NAIROBI: The Kenyan shilling lost ground against the dollar in the first trading day of 2012 on thin corporate and interbank demand for the US currency, and traders expected the central bank to intervene to stem a further slide of the local currency.
Traders expect the shilling to weaken, however, as players in the money market come back on line after the end of year holiday. Markets were closed on Monday.
At 0730 GMT, commercial banks posted the shilling at 85.10/30, weaker than Friday's close of 84.70/90.
"There is a bit of corporate and interbank demand but on very thin volumes," Dickson Magecha, a trader at Standard Chartered Bank said.
The central bank was in the market selling an unknown amount of dollars on Friday, the last trading day of 2011, which helped support the shilling.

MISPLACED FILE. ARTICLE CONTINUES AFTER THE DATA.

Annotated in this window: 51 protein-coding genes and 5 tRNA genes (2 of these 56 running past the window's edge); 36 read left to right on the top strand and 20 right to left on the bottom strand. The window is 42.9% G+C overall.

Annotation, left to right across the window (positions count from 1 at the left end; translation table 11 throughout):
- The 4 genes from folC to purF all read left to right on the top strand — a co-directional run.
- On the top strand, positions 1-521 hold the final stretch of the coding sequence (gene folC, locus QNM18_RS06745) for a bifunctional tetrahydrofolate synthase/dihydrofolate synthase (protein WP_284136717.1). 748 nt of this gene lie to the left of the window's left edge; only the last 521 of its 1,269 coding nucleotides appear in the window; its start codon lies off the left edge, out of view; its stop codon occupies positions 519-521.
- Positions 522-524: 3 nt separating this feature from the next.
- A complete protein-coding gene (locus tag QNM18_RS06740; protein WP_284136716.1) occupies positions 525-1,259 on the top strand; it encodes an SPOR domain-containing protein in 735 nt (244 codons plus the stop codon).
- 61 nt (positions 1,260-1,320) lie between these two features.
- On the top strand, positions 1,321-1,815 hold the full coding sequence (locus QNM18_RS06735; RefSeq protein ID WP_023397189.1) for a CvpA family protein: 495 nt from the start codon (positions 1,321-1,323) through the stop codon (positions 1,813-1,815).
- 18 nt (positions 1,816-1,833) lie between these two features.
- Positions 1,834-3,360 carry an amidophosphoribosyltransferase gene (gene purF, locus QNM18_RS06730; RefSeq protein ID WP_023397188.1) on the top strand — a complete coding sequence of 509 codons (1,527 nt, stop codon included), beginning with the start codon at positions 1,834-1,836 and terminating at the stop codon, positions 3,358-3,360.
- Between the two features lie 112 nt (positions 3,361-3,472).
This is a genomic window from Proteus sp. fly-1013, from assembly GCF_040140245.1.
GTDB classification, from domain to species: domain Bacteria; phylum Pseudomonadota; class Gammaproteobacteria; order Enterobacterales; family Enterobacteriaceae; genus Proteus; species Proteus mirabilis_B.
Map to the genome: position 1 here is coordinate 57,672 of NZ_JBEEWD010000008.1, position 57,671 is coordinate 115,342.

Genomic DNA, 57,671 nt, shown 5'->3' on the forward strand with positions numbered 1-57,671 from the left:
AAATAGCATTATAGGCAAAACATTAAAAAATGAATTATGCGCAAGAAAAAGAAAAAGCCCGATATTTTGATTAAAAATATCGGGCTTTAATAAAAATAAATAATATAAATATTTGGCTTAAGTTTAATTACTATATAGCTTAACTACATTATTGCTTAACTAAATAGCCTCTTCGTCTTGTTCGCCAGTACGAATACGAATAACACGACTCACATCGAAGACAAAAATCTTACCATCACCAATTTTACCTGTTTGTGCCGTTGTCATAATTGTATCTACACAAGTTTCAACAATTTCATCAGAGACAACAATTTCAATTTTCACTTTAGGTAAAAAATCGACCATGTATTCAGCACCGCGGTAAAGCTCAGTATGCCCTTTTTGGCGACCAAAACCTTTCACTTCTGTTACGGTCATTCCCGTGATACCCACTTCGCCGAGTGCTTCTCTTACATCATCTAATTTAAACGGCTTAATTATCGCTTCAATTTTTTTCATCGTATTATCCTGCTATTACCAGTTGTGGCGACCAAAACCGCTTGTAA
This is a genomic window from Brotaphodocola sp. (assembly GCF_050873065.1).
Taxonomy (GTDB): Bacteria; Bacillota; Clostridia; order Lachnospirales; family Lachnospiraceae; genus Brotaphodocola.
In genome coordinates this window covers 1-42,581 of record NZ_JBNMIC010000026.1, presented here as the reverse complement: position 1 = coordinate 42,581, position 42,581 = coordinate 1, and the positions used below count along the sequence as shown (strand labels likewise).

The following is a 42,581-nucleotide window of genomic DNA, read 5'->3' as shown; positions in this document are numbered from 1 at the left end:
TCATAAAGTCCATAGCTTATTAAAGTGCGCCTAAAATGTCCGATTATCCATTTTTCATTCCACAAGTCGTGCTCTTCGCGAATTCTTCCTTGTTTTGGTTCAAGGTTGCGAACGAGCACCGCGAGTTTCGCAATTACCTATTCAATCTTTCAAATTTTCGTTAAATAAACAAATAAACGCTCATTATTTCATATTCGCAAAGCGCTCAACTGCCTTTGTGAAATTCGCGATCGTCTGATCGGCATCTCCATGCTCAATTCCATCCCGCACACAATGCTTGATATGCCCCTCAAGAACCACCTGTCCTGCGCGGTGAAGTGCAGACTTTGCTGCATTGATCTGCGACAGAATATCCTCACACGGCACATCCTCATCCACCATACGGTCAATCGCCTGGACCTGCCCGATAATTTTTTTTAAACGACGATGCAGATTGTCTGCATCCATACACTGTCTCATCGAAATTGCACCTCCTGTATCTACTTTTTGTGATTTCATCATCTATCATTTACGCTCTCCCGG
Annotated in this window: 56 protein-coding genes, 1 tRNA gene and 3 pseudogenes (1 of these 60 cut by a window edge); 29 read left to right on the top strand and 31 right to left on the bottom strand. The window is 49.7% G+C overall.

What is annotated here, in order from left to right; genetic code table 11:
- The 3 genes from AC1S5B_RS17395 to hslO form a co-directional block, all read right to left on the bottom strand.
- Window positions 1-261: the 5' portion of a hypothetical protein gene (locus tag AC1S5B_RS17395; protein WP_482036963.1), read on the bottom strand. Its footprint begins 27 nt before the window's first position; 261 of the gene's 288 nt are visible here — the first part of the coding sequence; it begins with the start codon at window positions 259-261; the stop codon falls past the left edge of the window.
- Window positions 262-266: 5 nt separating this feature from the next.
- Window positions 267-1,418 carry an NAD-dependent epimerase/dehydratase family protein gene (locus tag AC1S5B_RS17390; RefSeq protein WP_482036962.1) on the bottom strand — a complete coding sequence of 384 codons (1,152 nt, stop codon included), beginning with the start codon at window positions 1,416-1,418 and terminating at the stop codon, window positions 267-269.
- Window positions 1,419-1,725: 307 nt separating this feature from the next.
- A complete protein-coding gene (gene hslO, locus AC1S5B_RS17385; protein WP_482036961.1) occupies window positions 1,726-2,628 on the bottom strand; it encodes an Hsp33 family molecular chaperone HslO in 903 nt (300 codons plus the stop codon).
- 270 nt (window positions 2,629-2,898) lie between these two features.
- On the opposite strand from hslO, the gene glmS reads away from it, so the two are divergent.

Some traders said last week that the shilling would range between 84 and 87 to the dollar in January.
It looked headed for a range of 85.00-85.50 to the dollar on Tuesday, but traders also said the central bank was likely to step into the market to defend the local currency.
"We should brace for a weaker shilling as dollar demand improves in the course of the week," Solomon Alubala, head of trading at Cooperative Bank said.
Traders said the market was still tight, though the average interbank lending rate eased to 25 percent as of Friday, down from 26.8 percent the previous day.